Modi’s Pitch­men to Morph into Big Me­di­a­men

CAG pros who helped PM plan cam­paign launch por­tal, plan news­let­ter B-Schools to Teach NaMo Mar­ket­ing Plan

The Economic Times - - Front Page - VASUDHA VENU­GOPAL

Jour­nal­ists jostling for ac­cess to Modi Sarkar will have a new com­peti­tor: a not-for-profit me­dia por­tal manned by pro­fes­sion­als who were part of Team Modi dur­ing the poll cam­paign and had en­joyed ac­cess to him. ‘The In­dian Repub­lic’, launched orig­i­nally as a cam­paign por­tal to sup­port Modi in Oc­to­ber 2013, is now a fullfledged me­dia out­let (www.thein­di­an­re­pub­lic.com), and may soon fea­ture live chats with the PM, apart from “exclusive sto­ries” on the new govern­ment’s pol­icy for­mu­la­tions and in­ter­ven­tions, ac­cord­ing to people fa­mil­iar with the por­tal’s plans.

“We are not here to spread Modi pro­pa­ganda. We won’t be putting out ev­ery press re­lease of his; it will rather bring out in­ter­est­ing sto­ries that will en­gage people in the govern­ment’s func­tion­ing. At best you can de­scribe us as be­ing pro-de­vel­op­ment,” said Ash­wini Anand, edi­tor-at-large of the por­tal. Top Bschools in the coun­try, in­clud­ing many IIMs, In­dian School of Busi­ness (ISB), XLRI and MDI-Gur­gaon, will in­tro­duce lessons gleaned from Naren­dra Modi’s elec­toral suc­cess into their cur­ricu­lum for the new aca­demic year, re­ports Dev­ina Sen­gupta.

In­dian Repub­lic is the brain­child of Prashant Kishor, a pub­lic health pro­fes­sional for­merly with the UN in Africa, who is said to be close to Modi and is re­garded as one of the key strate­gists be­hind the PM’s suc­cess­ful elec­tion cam­paign. The cur­rent ed­i­to­rial team of the por­tal is al­most en­tirely made up of the team from Cit­i­zens for Ac­count­able Gov­er­nance (CAG), the NGO founded by Kishor, which ran the back­room for the Modi cam­paign. CAG com­prises pro­fes­sion­als, many from over­seas uni­ver­si­ties, banks and bro­ker­ages, who quit their plush jobs to be part of Modi’s cam­paign team. Akhil Handa, edi­tor-in-chief of the news por­tal, said the por­tal will be in­de­pen­dent and “will not be un­der the in­flu­ence or pres­sure from any cor­po­rate or po­lit­i­cal party”. “We wish to bring out in­ter­est­ing stores around the globe for read­ers, mostly in the age group of 18-40. There is a lot cu­rios­ity re­gard­ing how the Modi ad­min­is­tra­tion will func­tion. So we wish to high­light the govern­ment’s work,” said Handa. Handa, a chemical en­gi­neer from IIT- Delhi who has also been an en­ergy an­a­lyst with JPMor­gan in Hong Kong, was Kishor’s close as­so­ciate at CAG.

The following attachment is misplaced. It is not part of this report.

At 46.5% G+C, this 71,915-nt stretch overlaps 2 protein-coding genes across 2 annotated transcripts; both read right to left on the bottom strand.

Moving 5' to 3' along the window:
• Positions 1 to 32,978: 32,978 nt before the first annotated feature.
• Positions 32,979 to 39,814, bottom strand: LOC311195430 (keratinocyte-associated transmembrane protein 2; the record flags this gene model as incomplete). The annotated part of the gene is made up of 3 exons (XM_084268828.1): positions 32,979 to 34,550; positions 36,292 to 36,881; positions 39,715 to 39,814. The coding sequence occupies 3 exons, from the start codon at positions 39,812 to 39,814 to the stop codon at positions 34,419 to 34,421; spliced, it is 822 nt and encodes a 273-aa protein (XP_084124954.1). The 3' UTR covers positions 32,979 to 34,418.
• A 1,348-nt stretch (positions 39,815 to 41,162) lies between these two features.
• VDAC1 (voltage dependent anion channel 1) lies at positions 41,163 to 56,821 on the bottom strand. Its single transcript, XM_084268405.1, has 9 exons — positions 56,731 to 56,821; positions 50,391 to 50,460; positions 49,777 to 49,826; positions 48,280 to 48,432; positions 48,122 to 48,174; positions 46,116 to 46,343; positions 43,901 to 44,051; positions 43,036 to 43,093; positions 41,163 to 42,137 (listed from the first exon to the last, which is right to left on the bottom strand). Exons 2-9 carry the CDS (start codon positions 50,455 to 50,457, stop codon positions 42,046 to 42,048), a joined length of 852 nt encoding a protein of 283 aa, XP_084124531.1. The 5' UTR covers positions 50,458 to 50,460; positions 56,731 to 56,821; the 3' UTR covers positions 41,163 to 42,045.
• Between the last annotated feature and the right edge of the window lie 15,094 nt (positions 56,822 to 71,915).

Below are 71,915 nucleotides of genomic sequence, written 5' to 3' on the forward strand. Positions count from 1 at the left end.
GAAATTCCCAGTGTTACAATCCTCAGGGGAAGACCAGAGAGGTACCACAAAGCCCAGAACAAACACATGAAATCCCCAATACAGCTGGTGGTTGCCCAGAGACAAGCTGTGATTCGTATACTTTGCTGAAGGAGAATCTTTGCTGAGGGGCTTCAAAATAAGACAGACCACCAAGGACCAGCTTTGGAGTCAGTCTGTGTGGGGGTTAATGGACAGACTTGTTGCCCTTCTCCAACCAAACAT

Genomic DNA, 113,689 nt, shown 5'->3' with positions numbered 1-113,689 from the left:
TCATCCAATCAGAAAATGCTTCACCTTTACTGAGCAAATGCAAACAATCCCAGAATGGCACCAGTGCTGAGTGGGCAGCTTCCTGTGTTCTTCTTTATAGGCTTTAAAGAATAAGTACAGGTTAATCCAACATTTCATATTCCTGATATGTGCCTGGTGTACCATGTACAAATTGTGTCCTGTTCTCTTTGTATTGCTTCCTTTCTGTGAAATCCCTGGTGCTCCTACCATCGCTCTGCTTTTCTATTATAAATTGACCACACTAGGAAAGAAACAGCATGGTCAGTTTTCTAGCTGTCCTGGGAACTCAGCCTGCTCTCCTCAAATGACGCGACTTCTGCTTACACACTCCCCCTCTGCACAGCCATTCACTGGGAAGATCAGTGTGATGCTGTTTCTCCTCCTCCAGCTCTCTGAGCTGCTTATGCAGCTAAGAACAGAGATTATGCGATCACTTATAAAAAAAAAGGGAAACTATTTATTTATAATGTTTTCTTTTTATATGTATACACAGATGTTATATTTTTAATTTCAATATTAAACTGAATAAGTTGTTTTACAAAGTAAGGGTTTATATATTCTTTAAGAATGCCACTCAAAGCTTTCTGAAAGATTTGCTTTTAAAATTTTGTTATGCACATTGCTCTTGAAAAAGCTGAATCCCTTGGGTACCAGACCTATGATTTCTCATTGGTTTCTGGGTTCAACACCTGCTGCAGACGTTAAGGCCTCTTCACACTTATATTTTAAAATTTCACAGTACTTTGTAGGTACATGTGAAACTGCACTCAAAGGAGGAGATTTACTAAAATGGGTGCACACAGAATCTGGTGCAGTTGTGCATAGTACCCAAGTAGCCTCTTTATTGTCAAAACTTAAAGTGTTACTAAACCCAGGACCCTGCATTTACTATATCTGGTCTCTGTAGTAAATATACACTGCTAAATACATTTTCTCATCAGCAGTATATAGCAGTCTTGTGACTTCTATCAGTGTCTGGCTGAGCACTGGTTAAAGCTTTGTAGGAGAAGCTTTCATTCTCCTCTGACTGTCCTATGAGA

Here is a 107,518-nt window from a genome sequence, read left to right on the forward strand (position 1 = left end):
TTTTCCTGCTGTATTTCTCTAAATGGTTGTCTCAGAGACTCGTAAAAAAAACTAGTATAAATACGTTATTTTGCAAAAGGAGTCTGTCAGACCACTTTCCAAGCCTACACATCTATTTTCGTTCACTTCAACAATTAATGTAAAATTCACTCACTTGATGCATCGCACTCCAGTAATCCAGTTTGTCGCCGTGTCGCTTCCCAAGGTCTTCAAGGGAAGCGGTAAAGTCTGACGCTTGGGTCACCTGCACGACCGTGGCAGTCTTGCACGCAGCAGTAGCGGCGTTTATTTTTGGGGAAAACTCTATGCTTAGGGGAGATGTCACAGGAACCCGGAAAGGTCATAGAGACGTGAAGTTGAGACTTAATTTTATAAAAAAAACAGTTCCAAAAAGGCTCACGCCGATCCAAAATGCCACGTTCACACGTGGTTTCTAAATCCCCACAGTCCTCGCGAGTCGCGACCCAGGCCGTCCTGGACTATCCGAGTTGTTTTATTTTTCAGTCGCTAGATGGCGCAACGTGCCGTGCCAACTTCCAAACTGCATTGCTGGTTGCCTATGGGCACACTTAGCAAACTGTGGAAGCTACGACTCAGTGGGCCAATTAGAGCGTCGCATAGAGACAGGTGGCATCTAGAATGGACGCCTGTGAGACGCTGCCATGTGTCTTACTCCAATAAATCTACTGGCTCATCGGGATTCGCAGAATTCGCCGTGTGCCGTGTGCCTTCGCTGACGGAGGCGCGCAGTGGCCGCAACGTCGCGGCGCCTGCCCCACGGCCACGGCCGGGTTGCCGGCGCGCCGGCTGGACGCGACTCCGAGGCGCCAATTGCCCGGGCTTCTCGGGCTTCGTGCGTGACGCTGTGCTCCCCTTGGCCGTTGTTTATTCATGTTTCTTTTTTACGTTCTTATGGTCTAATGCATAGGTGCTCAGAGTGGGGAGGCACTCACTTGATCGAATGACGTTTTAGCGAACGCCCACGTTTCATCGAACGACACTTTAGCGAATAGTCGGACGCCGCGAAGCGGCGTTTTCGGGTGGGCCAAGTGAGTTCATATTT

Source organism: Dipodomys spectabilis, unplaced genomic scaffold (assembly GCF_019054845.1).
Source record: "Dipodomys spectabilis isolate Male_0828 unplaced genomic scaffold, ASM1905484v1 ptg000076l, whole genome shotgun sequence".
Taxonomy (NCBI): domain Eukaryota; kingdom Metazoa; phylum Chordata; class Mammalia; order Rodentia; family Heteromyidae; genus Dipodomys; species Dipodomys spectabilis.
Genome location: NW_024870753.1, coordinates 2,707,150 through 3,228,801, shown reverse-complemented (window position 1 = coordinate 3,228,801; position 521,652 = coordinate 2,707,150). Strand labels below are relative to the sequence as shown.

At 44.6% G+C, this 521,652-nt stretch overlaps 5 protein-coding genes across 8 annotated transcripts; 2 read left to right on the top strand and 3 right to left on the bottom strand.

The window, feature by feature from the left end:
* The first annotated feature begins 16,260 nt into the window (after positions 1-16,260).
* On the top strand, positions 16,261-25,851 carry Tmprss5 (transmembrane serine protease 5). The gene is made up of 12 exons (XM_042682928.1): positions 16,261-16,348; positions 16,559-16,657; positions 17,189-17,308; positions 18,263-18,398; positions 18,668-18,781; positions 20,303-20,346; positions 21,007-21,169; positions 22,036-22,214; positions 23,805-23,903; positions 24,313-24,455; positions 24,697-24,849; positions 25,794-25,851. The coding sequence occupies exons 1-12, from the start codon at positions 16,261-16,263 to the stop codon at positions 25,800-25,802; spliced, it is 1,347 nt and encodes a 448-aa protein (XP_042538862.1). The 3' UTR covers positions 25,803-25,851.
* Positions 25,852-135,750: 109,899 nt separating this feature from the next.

The man­date given to writ­ers at the In­dian Repub­lic is to put to­gether ar­ti­cles that are high on read­abil­ity and “not ex­ces­sively pro-Modi”, say people fa­mil­iar with the por­tal’s plans.

None of the In­dian Repub­lic’s lead­er­ship team would con­firm this, but people in­volved in the project told ET that the new govern­ment in­tends to pub­li­cise its work through this por­tal.